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Giles v. First Va. Credit Servs. - 149 N.C. App. 89, 560 S.E.2d 557 (2002)

Rule:

North Carolina courts have long recognized the right of secured parties to repossess collateral from a defaulting debtor without resort to judicial process, so long as the repossession is effected peaceably. The general assembly codified procedures for self-help repossessions, including this common law restriction, in the North Carolina Uniform Commercial Code, N.C. Gen. Stat. ch. 25.

Facts:

On or about January 18, 1997, Joan Giles entered into an installment sale contract for the purchase of an automobile. The contract was assigned to First Virginia Credit Services, Inc.'s (First Virginia), which obtained a senior perfected purchase money security interest in the automobile. The terms of the contract required Joann Giles to make sixty regular monthly payments to First Virginia. The contract stated that Joann Giles' failure to make any payment due under the contract within ten days after its due date would be a default. During the early morning hours of 27 June 1999, Professional Auto Recovery, Inc. (Professional Auto Recovery) at the request of First Virginia, repossessed the locked automobile from plaintiffs' front driveway. According to First Virginia, the account of Joann Giles was in arrears for payments due on 2 May 1999 and 2 June 1999, and pursuant to the terms of the contract, repossession was permitted. Plaintiffs Richard Giles and Joann Giles then filed the present complaint against defendants First Virginia and Professional Auto Recovery for wrongful repossession of the subject vehicle. According to the Gileses, defendants wrongfully converted and/or repossessed the automobile and plaintiffs’ personal property located within the automobile, as they made a payment on the account that First Virginia had accepted immediately prior to First Virginia’s repossession of the automobile. Moreover, the plaintiffs alleged that the removal of the automobile constituted breach of the peace in violation of N.C. Gen. Stat. § 25-9-503. The trial court granted First Virginia’s motion for summary judgment.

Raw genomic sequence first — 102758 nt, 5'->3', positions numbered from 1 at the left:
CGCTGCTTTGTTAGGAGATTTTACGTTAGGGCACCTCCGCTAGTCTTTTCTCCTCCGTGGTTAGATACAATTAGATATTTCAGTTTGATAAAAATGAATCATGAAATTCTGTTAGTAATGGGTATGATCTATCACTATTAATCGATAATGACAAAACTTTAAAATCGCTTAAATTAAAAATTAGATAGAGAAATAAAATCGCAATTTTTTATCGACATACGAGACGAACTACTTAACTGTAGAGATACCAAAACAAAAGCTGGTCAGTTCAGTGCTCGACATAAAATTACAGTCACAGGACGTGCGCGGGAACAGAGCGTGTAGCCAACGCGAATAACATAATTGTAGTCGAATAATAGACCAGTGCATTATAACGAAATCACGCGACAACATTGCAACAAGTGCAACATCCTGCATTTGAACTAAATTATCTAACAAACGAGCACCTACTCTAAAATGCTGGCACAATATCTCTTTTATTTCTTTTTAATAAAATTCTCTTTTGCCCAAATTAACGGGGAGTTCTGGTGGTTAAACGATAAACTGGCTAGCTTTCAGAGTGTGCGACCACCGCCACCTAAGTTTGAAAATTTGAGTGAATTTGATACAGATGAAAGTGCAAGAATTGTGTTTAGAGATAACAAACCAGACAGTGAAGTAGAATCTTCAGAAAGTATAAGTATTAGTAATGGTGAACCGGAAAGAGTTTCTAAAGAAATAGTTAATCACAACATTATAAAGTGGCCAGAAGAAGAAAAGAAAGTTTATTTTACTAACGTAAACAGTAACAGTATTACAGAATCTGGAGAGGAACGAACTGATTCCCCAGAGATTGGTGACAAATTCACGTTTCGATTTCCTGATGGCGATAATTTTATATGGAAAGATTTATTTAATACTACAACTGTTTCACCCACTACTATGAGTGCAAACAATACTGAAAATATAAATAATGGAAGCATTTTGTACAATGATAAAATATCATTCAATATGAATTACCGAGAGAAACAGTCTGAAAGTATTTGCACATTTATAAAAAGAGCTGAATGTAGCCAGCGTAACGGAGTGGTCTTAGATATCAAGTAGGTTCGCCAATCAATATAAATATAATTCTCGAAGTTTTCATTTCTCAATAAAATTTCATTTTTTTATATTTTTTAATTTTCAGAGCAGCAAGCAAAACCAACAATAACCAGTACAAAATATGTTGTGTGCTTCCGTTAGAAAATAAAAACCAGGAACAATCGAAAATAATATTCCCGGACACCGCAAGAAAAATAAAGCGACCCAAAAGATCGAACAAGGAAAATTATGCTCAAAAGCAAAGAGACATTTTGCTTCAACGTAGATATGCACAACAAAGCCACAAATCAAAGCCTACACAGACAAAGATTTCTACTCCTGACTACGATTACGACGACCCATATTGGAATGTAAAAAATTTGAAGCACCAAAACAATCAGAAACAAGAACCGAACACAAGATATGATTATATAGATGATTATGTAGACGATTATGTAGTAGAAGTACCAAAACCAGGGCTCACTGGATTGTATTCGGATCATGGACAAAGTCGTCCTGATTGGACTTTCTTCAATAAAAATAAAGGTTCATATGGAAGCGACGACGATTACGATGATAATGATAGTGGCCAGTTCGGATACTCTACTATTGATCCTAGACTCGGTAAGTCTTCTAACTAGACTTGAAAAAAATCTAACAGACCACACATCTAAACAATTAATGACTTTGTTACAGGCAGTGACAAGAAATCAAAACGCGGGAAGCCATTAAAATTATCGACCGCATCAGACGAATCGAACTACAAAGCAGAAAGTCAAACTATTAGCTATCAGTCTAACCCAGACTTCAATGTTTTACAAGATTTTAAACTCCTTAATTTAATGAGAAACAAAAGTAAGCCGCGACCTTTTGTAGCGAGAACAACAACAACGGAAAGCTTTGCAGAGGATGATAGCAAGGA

Issue:

  1. Was the repossession invalid?
  2. Did the removal of the automobile constitute breach of the peace in violation of N.C. Gen. Stat. § 25-9-503?

Answer:

1) No. 2) No.

Conclusion:

The Court affirmed the trial court’s decision, holding that the fact that the plaintiffs mailed a check to try to cure default before the repossession took place, which was not received until after the repossession, did not render the repossession invalid. Anent the second issue, the Court held that the repossession, occurring without confrontation, did not breach the peace (i) because it happened in the early morning hours from Joan’s non-enclosed driveway; (ii) Joan expressly consented to it by the virtue of her contract with First Virginia; (iii) Joan’s neighbor, awakened by the repossession, did not confront the repossessor; (iv) neither Joan’s house nor any other enclosure was entered; and (v) there was no allegation or evidence of any form of deception by First Virginia.

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